Fri. Feb 3rd, 2023
Trump kills Clean Power Plan, orders agencies to ignore climate change

After weeks of rumors and delays, President Trump on Tuesday signed an executive order on climate policy at the headquarters of the Environmental Protection Agency — an agency that tried to hit the Trump administration with a $247 million cut for the current according to Politico, and is targeting a 31 percent cut for next year. The order includes a number of actions to overturn Obama-era decisions related to greenhouse gas emissions that have already warmed the world’s climate by about 1 degree Celsius (1.8 degrees Fahrenheit) since the late 1800s.

As part of the announcement, Secretary of Energy Rick Perry said, “America’s leadership, the leadership of the president, on how we achieve energy independence while improving our environment in this country and abroad is more defined by the actions these president is undertaking than ever before. time.”

Clean Power Plan terminated

The main goal of the effort is the EPA’s Clean Power Plan rule. The EPA finalized the rule last August, but a court challenge by a number of Republican attorneys general (including new EPA administrator Scott Pruitt) has left the rule in legal limbo. The goal of the Clean Power Plan was to reduce CO22 emissions from power plants to 32 percent below 2005 levels by 2030. The rule set reduction targets that each state had to meet, but left it to states to decide how to achieve them. It would have been extremely difficult for coal plants to meet the new standards, and less coal burning would also lead to a reduction in other pollutants.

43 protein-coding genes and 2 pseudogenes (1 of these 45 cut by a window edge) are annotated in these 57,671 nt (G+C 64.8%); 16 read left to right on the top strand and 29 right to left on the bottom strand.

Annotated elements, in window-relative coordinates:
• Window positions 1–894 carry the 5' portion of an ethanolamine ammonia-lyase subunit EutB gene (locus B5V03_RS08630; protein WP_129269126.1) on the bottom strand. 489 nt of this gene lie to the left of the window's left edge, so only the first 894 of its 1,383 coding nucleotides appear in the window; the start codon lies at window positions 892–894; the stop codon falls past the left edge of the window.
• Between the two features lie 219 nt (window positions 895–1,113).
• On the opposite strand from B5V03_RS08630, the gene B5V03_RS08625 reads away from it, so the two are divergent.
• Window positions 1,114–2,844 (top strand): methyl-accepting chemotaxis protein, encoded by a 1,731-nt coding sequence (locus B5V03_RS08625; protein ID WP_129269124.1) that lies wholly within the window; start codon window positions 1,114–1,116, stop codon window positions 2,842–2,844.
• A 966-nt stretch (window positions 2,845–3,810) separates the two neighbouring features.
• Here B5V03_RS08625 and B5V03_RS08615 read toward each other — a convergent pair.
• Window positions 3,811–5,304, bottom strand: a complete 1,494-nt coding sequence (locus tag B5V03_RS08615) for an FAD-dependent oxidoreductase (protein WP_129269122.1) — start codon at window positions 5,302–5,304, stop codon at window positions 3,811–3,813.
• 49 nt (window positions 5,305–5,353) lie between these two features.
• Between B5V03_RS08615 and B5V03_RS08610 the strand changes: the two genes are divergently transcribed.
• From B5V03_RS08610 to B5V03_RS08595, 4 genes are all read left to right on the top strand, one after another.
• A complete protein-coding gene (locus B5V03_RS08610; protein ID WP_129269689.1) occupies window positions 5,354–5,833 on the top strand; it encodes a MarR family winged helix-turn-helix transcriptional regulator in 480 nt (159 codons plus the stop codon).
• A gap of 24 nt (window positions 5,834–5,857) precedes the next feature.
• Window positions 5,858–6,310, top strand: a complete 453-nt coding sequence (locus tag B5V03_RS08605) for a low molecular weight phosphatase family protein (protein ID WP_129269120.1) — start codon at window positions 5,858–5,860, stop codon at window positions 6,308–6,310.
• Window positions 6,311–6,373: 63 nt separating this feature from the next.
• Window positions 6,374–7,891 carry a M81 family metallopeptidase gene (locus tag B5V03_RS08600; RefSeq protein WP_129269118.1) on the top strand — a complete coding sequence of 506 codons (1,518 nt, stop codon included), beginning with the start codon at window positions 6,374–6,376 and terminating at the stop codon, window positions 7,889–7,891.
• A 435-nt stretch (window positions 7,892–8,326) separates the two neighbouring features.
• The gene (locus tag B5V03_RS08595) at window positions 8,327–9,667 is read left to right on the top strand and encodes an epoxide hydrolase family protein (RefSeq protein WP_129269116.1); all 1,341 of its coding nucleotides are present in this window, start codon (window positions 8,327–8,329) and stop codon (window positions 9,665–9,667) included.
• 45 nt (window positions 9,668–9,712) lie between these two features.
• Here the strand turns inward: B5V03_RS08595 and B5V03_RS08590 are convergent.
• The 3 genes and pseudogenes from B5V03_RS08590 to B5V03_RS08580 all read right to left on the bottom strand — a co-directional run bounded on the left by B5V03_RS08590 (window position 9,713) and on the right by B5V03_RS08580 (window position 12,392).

In an interview on ABC’s “This Week” on Sunday, EPA Administrator Scott Pruitt teased the order’s announcement, saying it would “address the previous administration’s efforts to kill jobs in this country through the Clean Power Plan. ” But the EPA’s official evaluation of the rule estimated that by 2030 it would prevent about 3,600 premature deaths each year, along with 90,000 asthma attacks and 1,700 heart attacks each year. The EPA calculated a net economic benefit of $26 to $45 billion dollars by 2030 between climate and health improvements.

The executive order directs the EPA to withdraw the Clean Power Plan and return it to the drawing board. That will take time, and the agency will have to try to scientifically justify a new set of regulations in its place.

Some form of regulation is still required because the U.S. Supreme Court ruled that the EPA had a legal obligation to regulate greenhouse gases under the Clean Air Act as long as the agency determined that greenhouse gas emissions posed a threat to “public health and well-being.” In 2009, the Agency concluded that it had – a major decision known as a “threat finding”. As a result, the EPA is now legally required to issue some sort of regulation, such as the Clean Power Plan.

Politico reported that the White House was considering withdrawing the hazard finding as part of this executive order. Pruitt successfully resisted that idea because it would be so difficult to do so in a way that would survive litigation. Either way, legal challenges to the EPA’s review of the Clean Power Plan are a certainty. In the meantime, a number of older coal-fired power stations that would probably have been retired can continue to operate.

Ignore climate change

The executive order also includes changes designed to boost fossil fuel production on federal land. A moratorium on new coal leases imposed in January 2016, accompanied by a review of royalty rates, is immediately lifted.